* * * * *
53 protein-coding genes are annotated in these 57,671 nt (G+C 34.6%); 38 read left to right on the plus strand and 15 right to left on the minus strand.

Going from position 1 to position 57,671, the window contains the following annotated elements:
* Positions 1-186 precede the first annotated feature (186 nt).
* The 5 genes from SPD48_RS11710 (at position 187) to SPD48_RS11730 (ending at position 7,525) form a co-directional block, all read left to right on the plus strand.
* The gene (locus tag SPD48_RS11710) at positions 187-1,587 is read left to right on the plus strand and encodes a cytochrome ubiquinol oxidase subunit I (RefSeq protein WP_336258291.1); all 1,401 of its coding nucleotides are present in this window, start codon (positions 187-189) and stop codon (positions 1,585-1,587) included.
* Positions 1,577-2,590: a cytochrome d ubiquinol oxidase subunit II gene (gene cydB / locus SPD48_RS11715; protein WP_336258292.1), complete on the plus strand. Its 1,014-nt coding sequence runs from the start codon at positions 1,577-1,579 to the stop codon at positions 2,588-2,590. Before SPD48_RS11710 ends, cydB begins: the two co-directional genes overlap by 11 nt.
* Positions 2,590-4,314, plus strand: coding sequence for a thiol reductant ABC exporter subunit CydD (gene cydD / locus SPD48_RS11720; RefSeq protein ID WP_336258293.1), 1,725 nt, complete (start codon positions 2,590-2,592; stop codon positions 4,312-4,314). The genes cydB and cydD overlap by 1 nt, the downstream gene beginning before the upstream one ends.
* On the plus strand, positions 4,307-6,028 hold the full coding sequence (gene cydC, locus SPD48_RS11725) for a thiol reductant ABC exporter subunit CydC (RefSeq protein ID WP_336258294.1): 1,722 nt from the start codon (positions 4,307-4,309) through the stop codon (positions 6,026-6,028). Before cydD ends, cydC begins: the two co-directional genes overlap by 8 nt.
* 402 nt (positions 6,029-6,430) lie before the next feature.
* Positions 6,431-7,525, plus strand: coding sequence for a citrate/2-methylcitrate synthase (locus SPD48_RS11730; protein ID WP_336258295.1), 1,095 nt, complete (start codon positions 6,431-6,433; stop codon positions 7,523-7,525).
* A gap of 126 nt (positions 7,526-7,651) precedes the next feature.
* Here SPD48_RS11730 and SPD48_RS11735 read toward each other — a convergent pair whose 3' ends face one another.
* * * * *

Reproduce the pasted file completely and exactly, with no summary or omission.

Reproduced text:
53 protein-coding genes are annotated in these 57,671 nt (G+C 34.6%); 38 read left to right on the plus strand and 15 right to left on the minus strand.

Going from position 1 to position 57,671, the window contains the following annotated elements:
* Positions 1-186 precede the first annotated feature (186 nt).
* The 5 genes from SPD48_RS11710 (at position 187) to SPD48_RS11730 (ending at position 7,525) form a co-directional block, all read left to right on the plus strand.
* The gene (locus tag SPD48_RS11710) at positions 187-1,587 is read left to right on the plus strand and encodes a cytochrome ubiquinol oxidase subunit I (RefSeq protein WP_336258291.1); all 1,401 of its coding nucleotides are present in this window, start codon (positions 187-189) and stop codon (positions 1,585-1,587) included.
* Positions 1,577-2,590: a cytochrome d ubiquinol oxidase subunit II gene (gene cydB / locus SPD48_RS11715; protein WP_336258292.1), complete on the plus strand. Its 1,014-nt coding sequence runs from the start codon at positions 1,577-1,579 to the stop codon at positions 2,588-2,590. Before SPD48_RS11710 ends, cydB begins: the two co-directional genes overlap by 11 nt.
* Positions 2,590-4,314, plus strand: coding sequence for a thiol reductant ABC exporter subunit CydD (gene cydD / locus SPD48_RS11720; RefSeq protein ID WP_336258293.1), 1,725 nt, complete (start codon positions 2,590-2,592; stop codon positions 4,312-4,314). The genes cydB and cydD overlap by 1 nt, the downstream gene beginning before the upstream one ends.
* On the plus strand, positions 4,307-6,028 hold the full coding sequence (gene cydC, locus SPD48_RS11725) for a thiol reductant ABC exporter subunit CydC (RefSeq protein ID WP_336258294.1): 1,722 nt from the start codon (positions 4,307-4,309) through the stop codon (positions 6,026-6,028). Before cydD ends, cydC begins: the two co-directional genes overlap by 8 nt.
* 402 nt (positions 6,029-6,430) lie before the next feature.
* Positions 6,431-7,525, plus strand: coding sequence for a citrate/2-methylcitrate synthase (locus SPD48_RS11730; protein ID WP_336258295.1), 1,095 nt, complete (start codon positions 6,431-6,433; stop codon positions 7,523-7,525).
* A gap of 126 nt (positions 7,526-7,651) precedes the next feature.
* Here SPD48_RS11730 and SPD48_RS11735 read toward each other — a convergent pair whose 3' ends face one another.